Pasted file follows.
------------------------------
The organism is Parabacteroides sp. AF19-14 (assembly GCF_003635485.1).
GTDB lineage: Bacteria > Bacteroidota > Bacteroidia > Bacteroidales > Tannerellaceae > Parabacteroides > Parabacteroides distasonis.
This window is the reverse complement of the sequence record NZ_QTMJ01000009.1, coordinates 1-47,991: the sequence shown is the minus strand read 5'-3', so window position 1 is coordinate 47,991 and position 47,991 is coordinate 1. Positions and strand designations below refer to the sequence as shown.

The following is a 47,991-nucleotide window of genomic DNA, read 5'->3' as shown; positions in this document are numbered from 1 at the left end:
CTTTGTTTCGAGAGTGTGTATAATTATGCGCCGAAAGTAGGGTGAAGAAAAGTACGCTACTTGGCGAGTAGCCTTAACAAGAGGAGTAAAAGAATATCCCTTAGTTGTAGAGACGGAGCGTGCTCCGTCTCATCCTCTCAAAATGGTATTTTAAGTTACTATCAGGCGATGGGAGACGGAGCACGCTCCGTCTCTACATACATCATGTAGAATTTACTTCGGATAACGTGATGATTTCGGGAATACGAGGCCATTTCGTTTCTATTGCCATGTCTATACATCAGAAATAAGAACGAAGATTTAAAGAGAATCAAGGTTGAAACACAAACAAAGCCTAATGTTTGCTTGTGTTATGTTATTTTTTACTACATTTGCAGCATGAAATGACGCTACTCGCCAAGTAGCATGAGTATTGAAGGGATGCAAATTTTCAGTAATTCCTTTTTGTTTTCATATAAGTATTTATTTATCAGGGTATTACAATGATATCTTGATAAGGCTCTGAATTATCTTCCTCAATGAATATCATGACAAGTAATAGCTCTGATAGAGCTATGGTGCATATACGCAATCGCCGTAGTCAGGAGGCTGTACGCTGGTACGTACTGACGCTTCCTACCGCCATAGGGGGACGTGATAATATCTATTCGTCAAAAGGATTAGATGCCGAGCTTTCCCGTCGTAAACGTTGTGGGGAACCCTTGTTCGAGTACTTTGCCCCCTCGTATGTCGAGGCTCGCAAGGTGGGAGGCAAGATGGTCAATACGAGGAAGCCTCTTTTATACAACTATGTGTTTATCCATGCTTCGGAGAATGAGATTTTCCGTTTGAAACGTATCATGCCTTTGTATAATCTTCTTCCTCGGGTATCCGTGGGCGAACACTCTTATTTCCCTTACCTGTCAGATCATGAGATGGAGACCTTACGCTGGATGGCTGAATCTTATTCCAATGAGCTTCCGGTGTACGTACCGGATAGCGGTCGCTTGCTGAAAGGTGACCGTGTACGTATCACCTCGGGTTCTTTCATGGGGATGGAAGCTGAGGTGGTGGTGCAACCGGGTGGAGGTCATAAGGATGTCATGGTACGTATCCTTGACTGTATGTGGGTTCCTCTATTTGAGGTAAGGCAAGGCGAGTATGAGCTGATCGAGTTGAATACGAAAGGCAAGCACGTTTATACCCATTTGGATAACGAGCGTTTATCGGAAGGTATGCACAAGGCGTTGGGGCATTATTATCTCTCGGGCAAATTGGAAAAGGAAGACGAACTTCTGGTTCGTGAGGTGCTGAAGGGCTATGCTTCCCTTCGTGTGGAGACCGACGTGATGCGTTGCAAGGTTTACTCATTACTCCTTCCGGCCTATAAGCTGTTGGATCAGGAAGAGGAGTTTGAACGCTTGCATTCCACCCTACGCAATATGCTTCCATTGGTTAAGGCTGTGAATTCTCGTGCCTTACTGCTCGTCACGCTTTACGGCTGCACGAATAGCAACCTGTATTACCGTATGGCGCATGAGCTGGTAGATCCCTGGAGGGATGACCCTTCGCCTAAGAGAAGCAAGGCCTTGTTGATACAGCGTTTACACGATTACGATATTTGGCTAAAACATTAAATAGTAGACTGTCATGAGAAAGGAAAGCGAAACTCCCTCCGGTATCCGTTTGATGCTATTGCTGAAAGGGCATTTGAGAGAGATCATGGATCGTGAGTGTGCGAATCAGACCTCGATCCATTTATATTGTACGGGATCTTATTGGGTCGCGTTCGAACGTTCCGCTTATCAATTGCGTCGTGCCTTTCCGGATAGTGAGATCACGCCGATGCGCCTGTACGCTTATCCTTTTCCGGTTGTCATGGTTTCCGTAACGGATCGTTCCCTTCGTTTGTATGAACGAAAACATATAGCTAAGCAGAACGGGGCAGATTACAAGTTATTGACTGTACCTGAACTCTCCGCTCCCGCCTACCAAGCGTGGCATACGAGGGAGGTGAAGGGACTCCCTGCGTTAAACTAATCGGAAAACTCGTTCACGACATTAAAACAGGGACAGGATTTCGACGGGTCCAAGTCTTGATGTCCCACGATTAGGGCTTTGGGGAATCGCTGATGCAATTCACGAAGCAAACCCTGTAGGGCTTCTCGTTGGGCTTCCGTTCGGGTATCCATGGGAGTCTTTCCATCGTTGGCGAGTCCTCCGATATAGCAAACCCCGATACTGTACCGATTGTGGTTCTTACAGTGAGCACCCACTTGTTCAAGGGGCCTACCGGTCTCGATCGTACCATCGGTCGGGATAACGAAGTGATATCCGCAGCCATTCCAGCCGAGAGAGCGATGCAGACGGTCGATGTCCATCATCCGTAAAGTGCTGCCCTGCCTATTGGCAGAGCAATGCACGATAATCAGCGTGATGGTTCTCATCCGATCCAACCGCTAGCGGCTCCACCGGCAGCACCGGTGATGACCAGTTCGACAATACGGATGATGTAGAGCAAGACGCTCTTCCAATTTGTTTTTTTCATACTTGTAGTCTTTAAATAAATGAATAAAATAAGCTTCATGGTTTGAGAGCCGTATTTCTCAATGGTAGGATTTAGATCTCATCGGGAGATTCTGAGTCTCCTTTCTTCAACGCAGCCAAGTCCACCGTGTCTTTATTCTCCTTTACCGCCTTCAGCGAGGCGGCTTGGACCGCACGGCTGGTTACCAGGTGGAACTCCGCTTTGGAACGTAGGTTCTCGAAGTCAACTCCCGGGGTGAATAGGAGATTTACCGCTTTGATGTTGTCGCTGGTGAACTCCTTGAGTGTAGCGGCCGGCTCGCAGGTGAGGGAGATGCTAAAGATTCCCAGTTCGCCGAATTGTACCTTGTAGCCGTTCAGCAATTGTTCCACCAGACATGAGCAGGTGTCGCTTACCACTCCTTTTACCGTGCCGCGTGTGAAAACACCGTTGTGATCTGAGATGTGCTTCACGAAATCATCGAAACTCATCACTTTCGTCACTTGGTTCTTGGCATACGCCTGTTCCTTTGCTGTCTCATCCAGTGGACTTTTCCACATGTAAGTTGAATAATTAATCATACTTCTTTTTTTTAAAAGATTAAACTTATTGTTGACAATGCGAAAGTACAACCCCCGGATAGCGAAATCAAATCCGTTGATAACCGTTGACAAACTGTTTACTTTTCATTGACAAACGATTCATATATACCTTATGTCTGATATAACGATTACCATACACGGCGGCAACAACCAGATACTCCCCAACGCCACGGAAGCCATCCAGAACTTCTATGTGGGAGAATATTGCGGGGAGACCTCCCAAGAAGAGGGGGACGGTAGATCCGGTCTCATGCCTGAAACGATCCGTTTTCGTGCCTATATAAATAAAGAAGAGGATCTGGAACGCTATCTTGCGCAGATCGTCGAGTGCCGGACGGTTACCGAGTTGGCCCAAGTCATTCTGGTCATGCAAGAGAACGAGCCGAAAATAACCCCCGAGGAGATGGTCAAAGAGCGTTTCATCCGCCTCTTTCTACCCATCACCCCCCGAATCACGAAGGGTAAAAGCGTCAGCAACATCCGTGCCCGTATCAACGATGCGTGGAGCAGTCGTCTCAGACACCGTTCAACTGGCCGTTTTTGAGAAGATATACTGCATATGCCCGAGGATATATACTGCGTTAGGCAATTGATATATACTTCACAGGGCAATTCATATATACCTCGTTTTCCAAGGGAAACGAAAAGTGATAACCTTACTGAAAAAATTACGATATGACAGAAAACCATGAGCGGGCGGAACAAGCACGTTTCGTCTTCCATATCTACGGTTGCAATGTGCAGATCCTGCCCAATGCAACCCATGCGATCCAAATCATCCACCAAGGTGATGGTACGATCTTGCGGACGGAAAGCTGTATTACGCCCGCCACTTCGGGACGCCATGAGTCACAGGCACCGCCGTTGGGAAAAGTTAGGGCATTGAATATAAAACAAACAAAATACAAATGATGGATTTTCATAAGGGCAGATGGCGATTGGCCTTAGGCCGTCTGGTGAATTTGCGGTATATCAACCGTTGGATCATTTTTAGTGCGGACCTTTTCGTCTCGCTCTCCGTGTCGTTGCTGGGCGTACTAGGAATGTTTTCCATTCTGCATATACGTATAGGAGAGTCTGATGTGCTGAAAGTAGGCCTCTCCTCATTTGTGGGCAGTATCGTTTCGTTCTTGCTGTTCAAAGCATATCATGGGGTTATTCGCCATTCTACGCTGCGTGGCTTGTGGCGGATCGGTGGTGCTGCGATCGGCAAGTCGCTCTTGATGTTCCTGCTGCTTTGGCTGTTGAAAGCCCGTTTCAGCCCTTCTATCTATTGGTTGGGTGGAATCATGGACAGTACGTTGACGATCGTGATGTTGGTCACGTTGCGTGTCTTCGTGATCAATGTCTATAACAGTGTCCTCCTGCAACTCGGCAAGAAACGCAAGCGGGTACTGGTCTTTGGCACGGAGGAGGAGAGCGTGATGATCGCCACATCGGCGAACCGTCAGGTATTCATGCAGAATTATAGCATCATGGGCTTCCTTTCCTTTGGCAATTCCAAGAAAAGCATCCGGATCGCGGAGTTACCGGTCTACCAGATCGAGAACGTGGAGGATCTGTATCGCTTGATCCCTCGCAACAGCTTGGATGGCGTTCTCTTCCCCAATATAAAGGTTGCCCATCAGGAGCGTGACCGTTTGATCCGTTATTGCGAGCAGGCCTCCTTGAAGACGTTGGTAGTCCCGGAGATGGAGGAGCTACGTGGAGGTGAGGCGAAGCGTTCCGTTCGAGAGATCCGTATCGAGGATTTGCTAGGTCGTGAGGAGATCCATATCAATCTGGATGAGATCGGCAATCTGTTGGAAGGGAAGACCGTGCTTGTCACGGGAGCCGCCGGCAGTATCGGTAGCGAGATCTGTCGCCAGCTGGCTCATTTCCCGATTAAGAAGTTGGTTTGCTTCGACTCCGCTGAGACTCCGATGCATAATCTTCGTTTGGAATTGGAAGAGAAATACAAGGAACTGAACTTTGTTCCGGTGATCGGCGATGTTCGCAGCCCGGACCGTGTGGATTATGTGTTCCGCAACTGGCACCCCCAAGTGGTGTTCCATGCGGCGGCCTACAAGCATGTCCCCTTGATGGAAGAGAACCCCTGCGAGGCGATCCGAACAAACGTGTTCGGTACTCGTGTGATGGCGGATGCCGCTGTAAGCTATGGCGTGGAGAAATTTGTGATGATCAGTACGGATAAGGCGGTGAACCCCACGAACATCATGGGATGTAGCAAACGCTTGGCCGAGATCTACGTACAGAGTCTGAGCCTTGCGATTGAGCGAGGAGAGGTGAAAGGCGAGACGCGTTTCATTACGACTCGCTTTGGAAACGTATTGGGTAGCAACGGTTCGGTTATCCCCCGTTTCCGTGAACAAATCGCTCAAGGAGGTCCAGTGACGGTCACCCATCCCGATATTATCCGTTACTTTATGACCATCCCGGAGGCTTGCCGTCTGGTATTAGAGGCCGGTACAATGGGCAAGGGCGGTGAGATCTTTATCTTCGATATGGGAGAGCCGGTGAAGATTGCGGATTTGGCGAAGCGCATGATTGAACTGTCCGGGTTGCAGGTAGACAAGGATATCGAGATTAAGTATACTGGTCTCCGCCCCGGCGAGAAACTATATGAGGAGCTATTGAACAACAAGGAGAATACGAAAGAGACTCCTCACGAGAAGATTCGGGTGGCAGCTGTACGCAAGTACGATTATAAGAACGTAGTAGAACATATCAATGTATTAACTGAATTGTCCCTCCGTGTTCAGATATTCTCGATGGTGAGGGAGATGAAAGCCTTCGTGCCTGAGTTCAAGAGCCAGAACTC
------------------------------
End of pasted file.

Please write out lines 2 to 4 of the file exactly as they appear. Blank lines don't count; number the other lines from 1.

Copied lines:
GTDB lineage: Bacteria > Bacteroidota > Bacteroidia > Bacteroidales > Tannerellaceae > Parabacteroides > Parabacteroides distasonis.
This window is the reverse complement of the sequence record NZ_QTMJ01000009.1, coordinates 1-47,991: the sequence shown is the minus strand read 5'-3', so window position 1 is coordinate 47,991 and position 47,991 is coordinate 1. Positions and strand designations below refer to the sequence as shown.

The following is a 47,991-nucleotide window of genomic DNA, read 5'->3' as shown; positions in this document are numbered from 1 at the left end: